Joy and Theology

My sister and I went to different churches over the winter. For one, none of them were quite as humble as my home church, but they were also more vibrant, more expressive. I’d grown up always thinking this was a bad thing because of how evil and deceptive feelings were supposed to be, but now I’m wondering about that train of thought.

In the last few years, I feel like my soul’s basically died in an attempt to fit into the expectation of the emotionally disciplined, controlled Christian.

I believed…

  • …being joyful was being Biblically obedient. Joy was a command, not a feeling.
  • …feeling “moved” was dumb and just meant I was being emotional which was an opening for Satan to manipulate me. After all, the heart is deceitful above all things and desperately wicked, who can know it? (Jeremiah 17:9)
  • …being expressive was being inconsiderate to the other people around you at church.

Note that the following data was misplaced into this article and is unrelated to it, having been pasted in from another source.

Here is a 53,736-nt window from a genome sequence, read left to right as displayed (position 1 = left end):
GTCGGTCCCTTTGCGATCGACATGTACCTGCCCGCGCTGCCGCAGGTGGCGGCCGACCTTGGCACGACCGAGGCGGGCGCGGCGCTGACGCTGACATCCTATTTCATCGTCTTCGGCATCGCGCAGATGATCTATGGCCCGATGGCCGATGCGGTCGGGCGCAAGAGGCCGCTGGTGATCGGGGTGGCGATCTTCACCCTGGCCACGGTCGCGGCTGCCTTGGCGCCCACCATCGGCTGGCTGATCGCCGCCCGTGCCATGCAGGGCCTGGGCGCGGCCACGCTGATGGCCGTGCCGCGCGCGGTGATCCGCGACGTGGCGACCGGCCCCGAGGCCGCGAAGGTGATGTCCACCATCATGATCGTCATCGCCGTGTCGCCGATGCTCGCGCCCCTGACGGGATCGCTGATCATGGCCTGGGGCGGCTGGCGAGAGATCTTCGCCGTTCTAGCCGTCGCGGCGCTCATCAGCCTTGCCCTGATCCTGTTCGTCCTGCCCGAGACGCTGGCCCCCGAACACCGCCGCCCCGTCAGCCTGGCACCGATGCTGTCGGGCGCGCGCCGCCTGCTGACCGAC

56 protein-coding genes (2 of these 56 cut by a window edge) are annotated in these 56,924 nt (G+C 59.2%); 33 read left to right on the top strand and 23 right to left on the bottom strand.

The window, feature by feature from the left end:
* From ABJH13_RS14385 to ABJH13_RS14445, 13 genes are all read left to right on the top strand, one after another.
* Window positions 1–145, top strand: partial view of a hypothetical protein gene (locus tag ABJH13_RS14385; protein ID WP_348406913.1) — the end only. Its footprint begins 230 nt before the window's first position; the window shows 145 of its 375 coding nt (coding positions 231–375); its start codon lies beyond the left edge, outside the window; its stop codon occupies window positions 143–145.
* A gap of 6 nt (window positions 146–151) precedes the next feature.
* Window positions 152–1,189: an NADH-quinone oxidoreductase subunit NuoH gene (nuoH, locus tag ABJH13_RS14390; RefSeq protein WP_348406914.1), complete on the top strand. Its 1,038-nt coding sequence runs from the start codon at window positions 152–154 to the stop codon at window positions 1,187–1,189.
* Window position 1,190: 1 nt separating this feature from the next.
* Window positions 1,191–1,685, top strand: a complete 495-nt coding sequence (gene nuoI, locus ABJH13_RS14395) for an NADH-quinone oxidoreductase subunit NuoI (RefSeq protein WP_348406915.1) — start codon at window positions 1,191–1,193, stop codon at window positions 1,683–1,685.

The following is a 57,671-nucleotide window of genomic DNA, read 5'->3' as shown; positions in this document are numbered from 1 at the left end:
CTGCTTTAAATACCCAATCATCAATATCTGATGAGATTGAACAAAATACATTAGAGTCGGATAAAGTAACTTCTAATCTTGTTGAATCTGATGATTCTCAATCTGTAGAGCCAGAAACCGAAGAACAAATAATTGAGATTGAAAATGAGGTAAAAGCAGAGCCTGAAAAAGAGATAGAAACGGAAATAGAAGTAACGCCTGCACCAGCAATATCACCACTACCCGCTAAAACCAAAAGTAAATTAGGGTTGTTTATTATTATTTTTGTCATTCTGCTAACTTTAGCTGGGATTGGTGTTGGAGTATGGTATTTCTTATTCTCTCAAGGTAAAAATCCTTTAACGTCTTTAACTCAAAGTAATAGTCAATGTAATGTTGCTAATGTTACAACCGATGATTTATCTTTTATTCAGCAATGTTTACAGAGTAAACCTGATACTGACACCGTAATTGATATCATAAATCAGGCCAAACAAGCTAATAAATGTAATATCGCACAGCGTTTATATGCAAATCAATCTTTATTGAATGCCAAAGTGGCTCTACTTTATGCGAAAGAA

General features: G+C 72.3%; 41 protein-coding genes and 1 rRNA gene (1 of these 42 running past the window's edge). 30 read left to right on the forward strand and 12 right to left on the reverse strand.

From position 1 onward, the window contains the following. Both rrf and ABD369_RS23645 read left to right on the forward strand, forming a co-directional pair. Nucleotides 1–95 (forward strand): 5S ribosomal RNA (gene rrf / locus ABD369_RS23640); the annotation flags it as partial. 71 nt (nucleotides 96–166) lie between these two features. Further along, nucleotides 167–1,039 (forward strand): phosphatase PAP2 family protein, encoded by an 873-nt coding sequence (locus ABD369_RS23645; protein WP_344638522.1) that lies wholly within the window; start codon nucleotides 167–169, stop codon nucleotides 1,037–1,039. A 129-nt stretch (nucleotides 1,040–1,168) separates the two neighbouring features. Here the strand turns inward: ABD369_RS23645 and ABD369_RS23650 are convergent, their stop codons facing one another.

• …I was required to fit into a certain formula of Christianity to be a “good Christian” for God.
  • …the doctrine of God’s love was shallower than the doctrine of total depravity.

At the same time, I believed (and still do) that…

  • …Christianity is the only thing that makes sense in this weird and kind of crappy world.
  • …God is good and wants nothing but the best for His children whom He has adopted into His family (John 1:12; Romans 8:15-17; Ephesians 1:5) and sealed for eternity (Ephesians 4:30).
  • …God’s Goodness and God’s Justness do not contradict each other. In fact, you cannot have one without the other. (Romans 3:21-26; Romans 5:6-11)
  • God is not a Cosmic Killjoy who wants His children to be miserable.

I’ve had a lot of difficulty reconciling these two sets of beliefs.

I am an emotional person. Because of this I avoid certain types of movies, certain types of books, I cut back on caffeine and am ever so grateful that my eternal security is placed in an Unchanging God (James 1:17; Numbers 23:19) and not on “how I feel,” because that can change at the drop of a hat (Romans 8:38-39).

But I’ve been really miserable. I want to be part of those churches that are bouncing up and down and excited for God and have a compassionate heart for the hurting and for the lost. I want to be a part of those groups that emphasize God’s grace and how there is hope in an otherwise hopeless world. But no, I could never be a part of that. After all, every time I was in a church that seemed happy, it was stamped “shallow.”